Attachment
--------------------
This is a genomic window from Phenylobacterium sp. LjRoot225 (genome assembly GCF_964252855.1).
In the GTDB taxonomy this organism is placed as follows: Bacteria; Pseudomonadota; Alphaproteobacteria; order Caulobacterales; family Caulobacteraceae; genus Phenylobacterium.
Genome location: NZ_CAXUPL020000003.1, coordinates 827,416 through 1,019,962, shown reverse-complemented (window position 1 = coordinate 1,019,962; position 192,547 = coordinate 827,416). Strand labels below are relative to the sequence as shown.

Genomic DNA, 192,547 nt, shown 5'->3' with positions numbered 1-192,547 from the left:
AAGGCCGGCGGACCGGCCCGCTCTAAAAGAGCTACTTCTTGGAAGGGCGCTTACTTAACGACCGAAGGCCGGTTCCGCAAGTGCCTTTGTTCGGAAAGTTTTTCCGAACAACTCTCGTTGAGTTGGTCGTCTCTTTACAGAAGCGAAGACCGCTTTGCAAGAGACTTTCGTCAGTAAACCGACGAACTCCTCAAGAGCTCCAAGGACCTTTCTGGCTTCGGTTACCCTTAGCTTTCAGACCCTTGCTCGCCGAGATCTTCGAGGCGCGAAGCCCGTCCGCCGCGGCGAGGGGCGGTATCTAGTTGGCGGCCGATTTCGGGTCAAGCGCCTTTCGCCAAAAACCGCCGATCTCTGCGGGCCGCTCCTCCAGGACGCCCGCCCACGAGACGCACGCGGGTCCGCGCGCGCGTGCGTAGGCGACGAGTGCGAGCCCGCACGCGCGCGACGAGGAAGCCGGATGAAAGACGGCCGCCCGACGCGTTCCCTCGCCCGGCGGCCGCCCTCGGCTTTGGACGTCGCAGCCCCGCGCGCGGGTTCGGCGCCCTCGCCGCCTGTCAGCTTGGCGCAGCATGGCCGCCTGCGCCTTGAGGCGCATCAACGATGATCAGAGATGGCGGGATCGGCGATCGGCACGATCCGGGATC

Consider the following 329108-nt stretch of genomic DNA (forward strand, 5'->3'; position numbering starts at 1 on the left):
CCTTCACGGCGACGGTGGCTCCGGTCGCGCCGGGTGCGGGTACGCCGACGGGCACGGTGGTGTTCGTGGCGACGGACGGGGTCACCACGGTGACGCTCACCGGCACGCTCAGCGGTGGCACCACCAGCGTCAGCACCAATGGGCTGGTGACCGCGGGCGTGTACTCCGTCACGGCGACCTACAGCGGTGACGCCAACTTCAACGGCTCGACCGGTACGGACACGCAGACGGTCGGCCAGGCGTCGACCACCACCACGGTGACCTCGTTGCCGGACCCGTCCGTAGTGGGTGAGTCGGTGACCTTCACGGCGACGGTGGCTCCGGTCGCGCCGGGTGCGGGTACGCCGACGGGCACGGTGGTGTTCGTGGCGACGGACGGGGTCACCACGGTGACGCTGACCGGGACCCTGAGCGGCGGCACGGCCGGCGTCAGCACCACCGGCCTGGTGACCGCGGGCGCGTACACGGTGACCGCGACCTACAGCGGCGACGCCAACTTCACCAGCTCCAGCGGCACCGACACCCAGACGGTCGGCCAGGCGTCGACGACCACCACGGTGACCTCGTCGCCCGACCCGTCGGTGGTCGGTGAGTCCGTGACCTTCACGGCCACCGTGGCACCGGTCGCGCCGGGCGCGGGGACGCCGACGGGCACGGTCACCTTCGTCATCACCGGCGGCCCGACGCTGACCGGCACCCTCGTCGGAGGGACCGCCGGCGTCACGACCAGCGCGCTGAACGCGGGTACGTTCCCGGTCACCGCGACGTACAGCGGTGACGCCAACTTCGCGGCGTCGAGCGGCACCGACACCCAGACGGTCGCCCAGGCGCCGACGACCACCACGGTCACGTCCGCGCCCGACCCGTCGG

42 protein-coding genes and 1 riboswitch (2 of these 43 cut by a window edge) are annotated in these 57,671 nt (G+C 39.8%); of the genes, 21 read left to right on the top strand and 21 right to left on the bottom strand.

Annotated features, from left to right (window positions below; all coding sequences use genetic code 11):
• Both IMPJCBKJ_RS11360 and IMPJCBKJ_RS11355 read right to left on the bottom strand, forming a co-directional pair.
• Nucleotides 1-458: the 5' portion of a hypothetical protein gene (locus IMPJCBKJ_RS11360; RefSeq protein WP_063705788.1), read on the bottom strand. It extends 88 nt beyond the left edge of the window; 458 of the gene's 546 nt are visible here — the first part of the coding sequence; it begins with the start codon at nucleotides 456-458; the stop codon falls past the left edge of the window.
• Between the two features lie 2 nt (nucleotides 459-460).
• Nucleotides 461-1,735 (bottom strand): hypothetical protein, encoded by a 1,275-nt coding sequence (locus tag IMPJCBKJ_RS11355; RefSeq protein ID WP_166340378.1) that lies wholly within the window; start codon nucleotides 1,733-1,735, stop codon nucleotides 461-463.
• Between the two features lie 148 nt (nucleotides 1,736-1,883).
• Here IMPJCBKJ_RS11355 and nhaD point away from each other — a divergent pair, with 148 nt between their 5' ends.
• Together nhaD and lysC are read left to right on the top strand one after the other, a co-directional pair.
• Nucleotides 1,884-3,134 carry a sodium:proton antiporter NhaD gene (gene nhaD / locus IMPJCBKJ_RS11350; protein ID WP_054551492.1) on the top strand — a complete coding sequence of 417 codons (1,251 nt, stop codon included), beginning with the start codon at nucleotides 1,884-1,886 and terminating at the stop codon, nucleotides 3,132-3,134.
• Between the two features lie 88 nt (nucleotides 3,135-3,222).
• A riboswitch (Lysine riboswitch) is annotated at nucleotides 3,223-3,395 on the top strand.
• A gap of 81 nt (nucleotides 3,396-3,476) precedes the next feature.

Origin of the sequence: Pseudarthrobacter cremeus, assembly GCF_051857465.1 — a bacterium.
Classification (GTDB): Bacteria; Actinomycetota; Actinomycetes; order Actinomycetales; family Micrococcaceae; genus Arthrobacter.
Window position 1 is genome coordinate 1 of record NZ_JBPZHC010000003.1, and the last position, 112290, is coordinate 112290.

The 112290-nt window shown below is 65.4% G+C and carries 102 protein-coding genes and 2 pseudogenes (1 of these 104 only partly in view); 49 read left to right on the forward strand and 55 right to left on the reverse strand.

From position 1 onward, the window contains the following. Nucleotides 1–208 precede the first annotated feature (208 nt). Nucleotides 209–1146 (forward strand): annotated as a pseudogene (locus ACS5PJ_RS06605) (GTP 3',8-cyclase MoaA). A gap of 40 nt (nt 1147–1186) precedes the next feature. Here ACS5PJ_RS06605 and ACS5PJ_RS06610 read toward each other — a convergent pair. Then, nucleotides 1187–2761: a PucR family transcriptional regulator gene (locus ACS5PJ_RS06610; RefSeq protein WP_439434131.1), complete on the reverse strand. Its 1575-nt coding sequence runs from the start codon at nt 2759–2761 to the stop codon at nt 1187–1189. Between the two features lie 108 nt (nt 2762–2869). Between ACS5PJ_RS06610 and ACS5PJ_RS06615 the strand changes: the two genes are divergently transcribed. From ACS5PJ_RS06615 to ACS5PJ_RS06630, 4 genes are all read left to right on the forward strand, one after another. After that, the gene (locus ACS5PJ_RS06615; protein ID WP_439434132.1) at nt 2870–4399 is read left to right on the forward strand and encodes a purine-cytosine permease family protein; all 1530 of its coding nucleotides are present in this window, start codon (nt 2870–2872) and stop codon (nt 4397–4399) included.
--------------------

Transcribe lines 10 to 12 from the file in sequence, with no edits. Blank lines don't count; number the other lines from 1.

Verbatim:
• Both IMPJCBKJ_RS11360 and IMPJCBKJ_RS11355 read right to left on the bottom strand, forming a co-directional pair.
• Nucleotides 1-458: the 5' portion of a hypothetical protein gene (locus IMPJCBKJ_RS11360; RefSeq protein WP_063705788.1), read on the bottom strand. It extends 88 nt beyond the left edge of the window; 458 of the gene's 546 nt are visible here — the first part of the coding sequence; it begins with the start codon at nucleotides 456-458; the stop codon falls past the left edge of the window.
• Between the two features lie 2 nt (nucleotides 459-460).